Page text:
Intrinsic Value of Options Examples
Intrinsic value in options is the inthemoney portion of the option's premium. For example, if a call option's strike price is $15 and the underlying stock's market price is $25 a share, then the intrinsic value of the call option is the stock price less the strike price, or $25 minus $15, so $10. Assume the option was purchased for $12, so the extrinsic value is the purchase price of the strike less the intrinsic value, or $12 minus $10, so $2. An option is usually never worth less than what an option holder can receive if the option is exercised.
On the other hand, assume an investor purchases a put option with a strike price of $20 for $5, when the underlying stock was trading at $16 a share. Therefore, the intrinsic value of the put option is the strike price less stock price, or $20 minus $16, so $4; and the extrinsic value is the purchase price of the strike less the intrinsic value, or $5 minus $4, so $1.
Now let's assume that an investor purchases a put option with a strike price of $15 for 50 cents when the underlying stock was trading at $16. The strike price less the stock price, or $15 minus $16, is negative; therefore, the intrinsic value would be $0 because the option is out of the money. However, the option still has value, which only comes from the extrinsic value, the purchase price less the intrinsic value, or 50 cents minus $0, which is 50 cents.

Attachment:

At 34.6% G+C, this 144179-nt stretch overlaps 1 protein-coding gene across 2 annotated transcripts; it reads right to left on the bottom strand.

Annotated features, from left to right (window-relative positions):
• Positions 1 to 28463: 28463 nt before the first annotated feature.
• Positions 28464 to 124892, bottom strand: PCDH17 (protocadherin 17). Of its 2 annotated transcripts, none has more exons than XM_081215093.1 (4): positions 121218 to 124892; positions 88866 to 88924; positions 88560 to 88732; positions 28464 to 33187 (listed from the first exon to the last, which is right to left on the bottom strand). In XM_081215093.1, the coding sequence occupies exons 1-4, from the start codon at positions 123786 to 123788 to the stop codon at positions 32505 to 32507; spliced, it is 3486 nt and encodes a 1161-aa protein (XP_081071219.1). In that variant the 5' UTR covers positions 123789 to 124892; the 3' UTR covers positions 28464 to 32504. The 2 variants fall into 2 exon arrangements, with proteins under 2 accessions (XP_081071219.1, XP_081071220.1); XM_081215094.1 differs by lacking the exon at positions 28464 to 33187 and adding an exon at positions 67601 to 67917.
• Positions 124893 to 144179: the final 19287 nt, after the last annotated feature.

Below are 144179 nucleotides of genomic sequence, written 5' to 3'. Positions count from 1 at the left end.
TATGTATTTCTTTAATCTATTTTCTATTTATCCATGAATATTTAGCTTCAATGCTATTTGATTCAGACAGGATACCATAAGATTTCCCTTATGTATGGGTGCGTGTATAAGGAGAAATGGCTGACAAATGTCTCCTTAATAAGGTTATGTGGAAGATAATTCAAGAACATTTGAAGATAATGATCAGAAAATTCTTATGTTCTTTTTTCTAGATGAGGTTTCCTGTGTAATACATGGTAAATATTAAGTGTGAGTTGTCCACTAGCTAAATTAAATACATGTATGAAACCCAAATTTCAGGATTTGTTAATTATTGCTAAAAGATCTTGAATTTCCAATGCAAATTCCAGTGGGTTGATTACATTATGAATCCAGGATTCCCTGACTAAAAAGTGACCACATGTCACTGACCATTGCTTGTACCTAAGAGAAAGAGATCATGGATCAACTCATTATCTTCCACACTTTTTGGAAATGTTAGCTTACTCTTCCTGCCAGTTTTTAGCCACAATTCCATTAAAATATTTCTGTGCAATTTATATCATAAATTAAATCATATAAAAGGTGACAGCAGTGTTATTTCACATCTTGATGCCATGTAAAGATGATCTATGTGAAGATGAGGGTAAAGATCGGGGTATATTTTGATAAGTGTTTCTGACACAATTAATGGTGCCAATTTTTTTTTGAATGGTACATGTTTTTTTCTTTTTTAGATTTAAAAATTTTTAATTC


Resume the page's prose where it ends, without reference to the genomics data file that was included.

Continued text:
Time Value
The portion of an option's premium that is attributable to the ... 
Sell to Close
Sell to close is an options trading order that is used to exit ... 
Out Of The Money (OTM)
An out of the money option has no intrinsic value, but only possesses ... 
Strike Price
Strike price is the price at which the underlying asset of a ... 
Put Option
A put options gives the owner the right to sell a specified amount ... 
LargeValue Stock
A largevalue stock is the stock of a large company where the ...

Investing
What Is The Intrinsic Value Of A Stock?
Intrinsic value can be subjective and difficult to estimate. It’s a perception of a security’s value that factors tangible and intangible factors. 
Investing
What Is The Intrinsic Value Of A Stock?